Here, where cattle could graze in vast swathes of this depopulated city, democracy ratified a double delusion: Magic would rescue the city (consult the Bible, the bit about the multiplication of the loaves and fishes), or Washington would deem Detroit, as it recently did some banks and two of the three Detroit-based automobile companies, “too big to fail.”

But Detroit failed long ago. And not even Washington, whose recklessness is almost limitless, is oblivious to the minefield of moral hazard it would stride into if it rescued this city and, then inevitably, others that are buckling beneath the weight of their cumulative follies. It is axiomatic: When there is no penalty for failure, failures proliferate.

This bedraggled city’s decay poses no theological conundrum of the sort that troubled Darwin, but it does pose worrisome questions about the viability of democracy in jurisdictions where big government and its unionized employees collaborate in pillaging taxpayers.

Detroit, which boomed during World War II when industrial America was “the arsenal of democracy,” died of democracy. Today, among the exculpatory alibis invoked to deflect blame from the political class and the docile voters who empowered it, is the myth that Detroit is simply a victim of “deindustrialization.” In 1950, however, Detroit and Chicago were comparable. Chicago, too, lost manufacturing jobs, to the American South, to south of the border, to South Korea and elsewhere. But Chicago discerned the future and diversified.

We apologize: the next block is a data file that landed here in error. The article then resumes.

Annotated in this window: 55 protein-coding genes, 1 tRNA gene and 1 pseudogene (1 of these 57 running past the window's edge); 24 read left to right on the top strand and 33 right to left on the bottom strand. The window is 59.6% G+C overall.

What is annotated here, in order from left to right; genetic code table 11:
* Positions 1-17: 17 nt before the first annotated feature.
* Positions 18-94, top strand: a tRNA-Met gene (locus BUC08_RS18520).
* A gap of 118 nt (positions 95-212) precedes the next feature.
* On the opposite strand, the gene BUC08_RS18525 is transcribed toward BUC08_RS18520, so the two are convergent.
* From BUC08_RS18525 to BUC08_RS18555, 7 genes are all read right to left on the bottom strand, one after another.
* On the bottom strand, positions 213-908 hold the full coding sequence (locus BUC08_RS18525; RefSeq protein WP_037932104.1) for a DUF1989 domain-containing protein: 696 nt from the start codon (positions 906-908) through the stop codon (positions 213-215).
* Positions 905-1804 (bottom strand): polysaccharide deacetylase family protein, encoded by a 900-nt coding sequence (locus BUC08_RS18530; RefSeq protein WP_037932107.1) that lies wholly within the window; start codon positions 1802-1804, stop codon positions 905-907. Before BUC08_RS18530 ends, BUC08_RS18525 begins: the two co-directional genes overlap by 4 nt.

Detroit’s population, which is 62 percent smaller than in 1950, has contracted less than the United Auto Workers membership, which was more than 1 million in 1950, and now is around 390,000. Auto industry executives, who often were invertebrate mediocrities, continually bought labor peace by mortgaging their companies’ futures in surrenders to union demands. Then city officials gave their employees — who have 47 unions, including one for crossing guards — pay scales comparable to those of autoworkers. Thus did private-sector decadence drive public-sector dysfunction — government negotiating with government employees’ unions that are government organized as an interest group to lobby itself to do what it wants to do: grow.



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Steven Rattner, who administered the bailout of part of the Detroit-based portion of America’s automobile industry, says “apart from voting in elections, the 700,000 remaining residents of the Motor City are no more responsible for Detroit’s problems than were the victims of Hurricane Sandy for theirs.” Congress, he says, should bail out Detroit because “America is just as much about aiding those less fortunate as it is about personal responsibility.”

There you have today’s liberalism: Apart from the pesky matter of “voting in elections” — apart from decades of voting to empower incompetents, scoundrels and criminals, and to mandate unionized rapacity — no one is responsible for anything.

The restoration of America’s vitality depends on, among many other things, avoiding the bottomless sinkhole that would be created by the federal government rescuing one-party cities and states from the consequences of unchecked power. Those consequences — incompetence, magical thinking, cynicism and sometimes criminality — are written in Detroit’s ruins.

Every weekday JewishWorldReview.com publishes what many in the media and Washington consider "must-reading". Sign up for the daily JWR update. It's free. Just click here.

George Will's latest book is "With a Happy Eye but: America and the World, 1997-2002" to purchase a copy, click here. Comment on this column by clicking here.